Something to fight for

Jeff Tully

When the World Boxing Hall of Fame began holding its annual banquet

more than two decades ago, inductees didn’t get much in the way of an



Honorees had to be satisfied with a hearty handshake and a sincere

thank-you, and were given a small lapel insignia and maybe a plaque

commemorating their accomplishment.

However, three years ago, the organization finally commissioned an


artist to provide award statuettes that would not only capture the

spirit of the sport, but would also provide a fitting reward for the


The artist who has helped give the hall of fame award its identity

is Burbank sculptor Steve Harpst.

Harpst was in attendance Saturday to watch his works of art being

handed out at the 24th annual World Boxing Hall of Fame Banquet of

Champions at the Commerce Casino.


The award statue is called “The Prizefighter.” The bronze piece

depicts a boxer with his hands up, crouched and leaning forward, with

a menacing scowl, looking like he’s about to pounce on an opponent.

“I got together with the organization and we tried to see if we

could make something that they could use as an award,” Harpst said.

“So I came in with several different sketches and they chose the one

that is used now because it’s such a basic fighter’s stance,

something that everyone associated with boxing can relate to.”


Unlike the Oscar or the Espy, the award hasn’t been given a catchy

nickname -- yet.

“Eventually, we’re going to have to come up with a nickname for

it,” Harpst said.

Harpst’s association with the hall of fame came about through

Maurice “Dub” Harris, a former president and chairman of the board.

Harris was instrumental in helping Harpst’s work find its way into

the hands of the honored boxing inductees.

“Dub Harris saw some of my pieces and he asked me what I could do

in terms of getting an award for them that they could hand out at the

banquet,” Harpst said.

Harris said the addition of Harpst’s statuettes have enhanced the

annual ceremony, and the awards have become coveted pieces.

“Steve does beautiful work, and anything we can do to try and

enhance the banquet and ceremony we try to do it,” Harris said. “And

having his awards as part of that makes it so much better.

“These fighters are so proud to get these statues. Sometimes I

think they are happier to get one of the awards than to be inducted

into the hall of fame.”

With its first induction ceremony held in 1980, the hall of fame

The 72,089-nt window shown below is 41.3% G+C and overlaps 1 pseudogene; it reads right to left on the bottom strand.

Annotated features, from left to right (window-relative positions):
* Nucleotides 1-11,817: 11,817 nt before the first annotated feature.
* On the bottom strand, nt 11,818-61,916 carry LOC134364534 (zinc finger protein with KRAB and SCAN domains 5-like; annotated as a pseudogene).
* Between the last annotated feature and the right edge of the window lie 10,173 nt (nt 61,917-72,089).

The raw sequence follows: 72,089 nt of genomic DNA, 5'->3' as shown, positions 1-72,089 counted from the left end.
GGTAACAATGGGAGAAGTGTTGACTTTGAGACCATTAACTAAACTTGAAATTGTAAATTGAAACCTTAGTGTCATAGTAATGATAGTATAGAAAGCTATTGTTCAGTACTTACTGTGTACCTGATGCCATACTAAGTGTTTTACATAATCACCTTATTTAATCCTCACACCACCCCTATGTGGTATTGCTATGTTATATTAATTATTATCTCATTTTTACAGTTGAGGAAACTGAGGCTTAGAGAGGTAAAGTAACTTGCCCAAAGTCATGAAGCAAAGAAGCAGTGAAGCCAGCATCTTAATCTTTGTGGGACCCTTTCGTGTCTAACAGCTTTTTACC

has honored most of the finest fighters the sport has produced.

Members include Burbank’s Jim Jeffries, Joe Louis, Rocky Marciano,

Jack Dempsey, Billy Conn, Sugar Ray Robinson, Muhammad Ali, Marvin

Hagler and Sugar Ray Leonard

Harpst has seen his awards given to fighters and boxing

dignitaries George Foreman, Lupe Pintor, Ken Norton, Jim Lampley and

Don King.

Saturday, the organization honored Roy Jones Jr. as the World

Boxing Hall of Fame Fighter of the Year. Boxers earning induction

into the hall were Azumah Nelson, Joey Giambra, Del Flanagan,

Humberto “Chiquita” Gonzalez, Rodolfo “Gato” Gonzalez and Jose

“Pipino” Cuevas.

“Since these [statues] have only been given out for a few years, a

lot of boxers who were inducted into the hall of fame before didn’t

get this award,” Harpst said. “Fighters from before, who didn’t get

one, have requested their own award. I’ve had a lot of previous

fighters ask me ‘How can I get one of these?’

“You don’t know what an honor it is for me to be involved in the

hall. The awards that I make are going to a lot of my heroes who I

have grown up with, guys who I have watched on TV over the years. I’m

really honored that they have asked me to do this.”

At the banquet, Harpst had a table set up outside the hall

displaying some of his work. Throughout the evening, boxing

enthusiasts, hall honorees and interested event-goers stopped by to

admire and complement on the artist’s pieces.

Boxers seemed to be the most impressed with the sculptures.

“This is some of the best work that I’ve seen depicting boxing,”

said former junior welterweight contender Greg Haugen, who fought

Julio Cesar Chavez, Hector Camacho, Vinny Pazienza and Pernell


“You look at the poses of his work, and it really captures the

spirit of what boxing is. It is some real first-class work.”

When he’s not busy working on his art pieces, Harpst is doing work

of another sort. Along with being founder of the Burbank Boxing Club,

he is also a local fitness instructor for adults and children.

Harpst’s works have not only been given to boxers. Recently, one

of his pieces “The Glove” -- a boxing glove raised in victory -- was

presented to California Governor-elect Arnold Schwarzenegger.

The artist was able to personally give Schwarzenegger the

sculpture last month at a town-hall meeting at the Hollenbeck Youth

Center in East L.A.

Harpst was invited to attend the event by Inner-City Games founder

Daniel L. Hernandez.

“I know Arnold is a big boxing fan, so I thought I would give him

something that not only has something to do with the sport, but

something that would signify victory in his quest to become

governor,” Harpst said.

“It was a great experience meeting him, and I think he really

liked the piece.”